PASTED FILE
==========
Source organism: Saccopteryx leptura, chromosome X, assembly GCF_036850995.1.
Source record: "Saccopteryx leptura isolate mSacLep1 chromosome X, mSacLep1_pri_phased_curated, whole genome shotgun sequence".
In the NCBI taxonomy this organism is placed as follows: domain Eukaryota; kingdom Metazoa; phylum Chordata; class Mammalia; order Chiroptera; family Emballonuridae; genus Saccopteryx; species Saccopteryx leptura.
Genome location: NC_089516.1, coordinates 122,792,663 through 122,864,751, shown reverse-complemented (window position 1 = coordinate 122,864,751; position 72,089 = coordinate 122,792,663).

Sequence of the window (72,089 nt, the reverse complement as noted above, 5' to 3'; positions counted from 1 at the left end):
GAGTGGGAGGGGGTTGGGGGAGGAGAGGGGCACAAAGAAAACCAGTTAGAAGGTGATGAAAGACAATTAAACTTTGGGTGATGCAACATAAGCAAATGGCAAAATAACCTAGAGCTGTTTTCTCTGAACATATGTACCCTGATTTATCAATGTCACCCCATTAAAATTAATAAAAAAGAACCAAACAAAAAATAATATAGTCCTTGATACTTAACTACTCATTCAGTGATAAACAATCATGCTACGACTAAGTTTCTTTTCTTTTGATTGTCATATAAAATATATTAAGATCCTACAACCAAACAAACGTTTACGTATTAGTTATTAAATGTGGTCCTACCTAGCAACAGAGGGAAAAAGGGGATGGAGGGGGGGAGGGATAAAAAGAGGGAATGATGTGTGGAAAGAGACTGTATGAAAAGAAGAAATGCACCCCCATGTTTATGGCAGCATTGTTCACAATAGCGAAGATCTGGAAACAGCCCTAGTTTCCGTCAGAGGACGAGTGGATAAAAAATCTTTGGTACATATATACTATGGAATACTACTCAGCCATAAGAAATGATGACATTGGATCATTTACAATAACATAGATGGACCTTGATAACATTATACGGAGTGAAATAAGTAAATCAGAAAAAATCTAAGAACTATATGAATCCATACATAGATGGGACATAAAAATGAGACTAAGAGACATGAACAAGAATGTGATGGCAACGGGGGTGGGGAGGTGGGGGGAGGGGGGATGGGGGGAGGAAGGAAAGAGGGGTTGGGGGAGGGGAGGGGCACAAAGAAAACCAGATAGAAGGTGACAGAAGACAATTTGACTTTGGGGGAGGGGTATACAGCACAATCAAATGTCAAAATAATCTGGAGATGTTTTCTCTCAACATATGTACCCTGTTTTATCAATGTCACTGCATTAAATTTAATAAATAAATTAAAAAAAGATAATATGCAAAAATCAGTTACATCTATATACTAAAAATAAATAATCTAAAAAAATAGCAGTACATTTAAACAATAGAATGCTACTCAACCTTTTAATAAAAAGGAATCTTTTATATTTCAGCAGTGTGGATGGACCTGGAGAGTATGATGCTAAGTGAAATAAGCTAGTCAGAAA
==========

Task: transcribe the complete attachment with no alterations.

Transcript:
Source organism: Saccopteryx leptura, chromosome X, assembly GCF_036850995.1.
Source record: "Saccopteryx leptura isolate mSacLep1 chromosome X, mSacLep1_pri_phased_curated, whole genome shotgun sequence".
In the NCBI taxonomy this organism is placed as follows: domain Eukaryota; kingdom Metazoa; phylum Chordata; class Mammalia; order Chiroptera; family Emballonuridae; genus Saccopteryx; species Saccopteryx leptura.
Genome location: NC_089516.1, coordinates 122,792,663 through 122,864,751, shown reverse-complemented (window position 1 = coordinate 122,864,751; position 72,089 = coordinate 122,792,663).

Sequence of the window (72,089 nt, the reverse complement as noted above, 5' to 3'; positions counted from 1 at the left end):
GAGTGGGAGGGGGTTGGGGGAGGAGAGGGGCACAAAGAAAACCAGTTAGAAGGTGATGAAAGACAATTAAACTTTGGGTGATGCAACATAAGCAAATGGCAAAATAACCTAGAGCTGTTTTCTCTGAACATATGTACCCTGATTTATCAATGTCACCCCATTAAAATTAATAAAAAAGAACCAAACAAAAAATAATATAGTCCTTGATACTTAACTACTCATTCAGTGATAAACAATCATGCTACGACTAAGTTTCTTTTCTTTTGATTGTCATATAAAATATATTAAGATCCTACAACCAAACAAACGTTTACGTATTAGTTATTAAATGTGGTCCTACCTAGCAACAGAGGGAAAAAGGGGATGGAGGGGGGGAGGGATAAAAAGAGGGAATGATGTGTGGAAAGAGACTGTATGAAAAGAAGAAATGCACCCCCATGTTTATGGCAGCATTGTTCACAATAGCGAAGATCTGGAAACAGCCCTAGTTTCCGTCAGAGGACGAGTGGATAAAAAATCTTTGGTACATATATACTATGGAATACTACTCAGCCATAAGAAATGATGACATTGGATCATTTACAATAACATAGATGGACCTTGATAACATTATACGGAGTGAAATAAGTAAATCAGAAAAAATCTAAGAACTATATGAATCCATACATAGATGGGACATAAAAATGAGACTAAGAGACATGAACAAGAATGTGATGGCAACGGGGGTGGGGAGGTGGGGGGAGGGGGGATGGGGGGAGGAAGGAAAGAGGGGTTGGGGGAGGGGAGGGGCACAAAGAAAACCAGATAGAAGGTGACAGAAGACAATTTGACTTTGGGGGAGGGGTATACAGCACAATCAAATGTCAAAATAATCTGGAGATGTTTTCTCTCAACATATGTACCCTGTTTTATCAATGTCACTGCATTAAATTTAATAAATAAATTAAAAAAAGATAATATGCAAAAATCAGTTACATCTATATACTAAAAATAAATAATCTAAAAAAATAGCAGTACATTTAAACAATAGAATGCTACTCAACCTTTTAATAAAAAGGAATCTTTTATATTTCAGCAGTGTGGATGGACCTGGAGAGTATGATGCTAAGTGAAATAAGCTAGTCAGAAA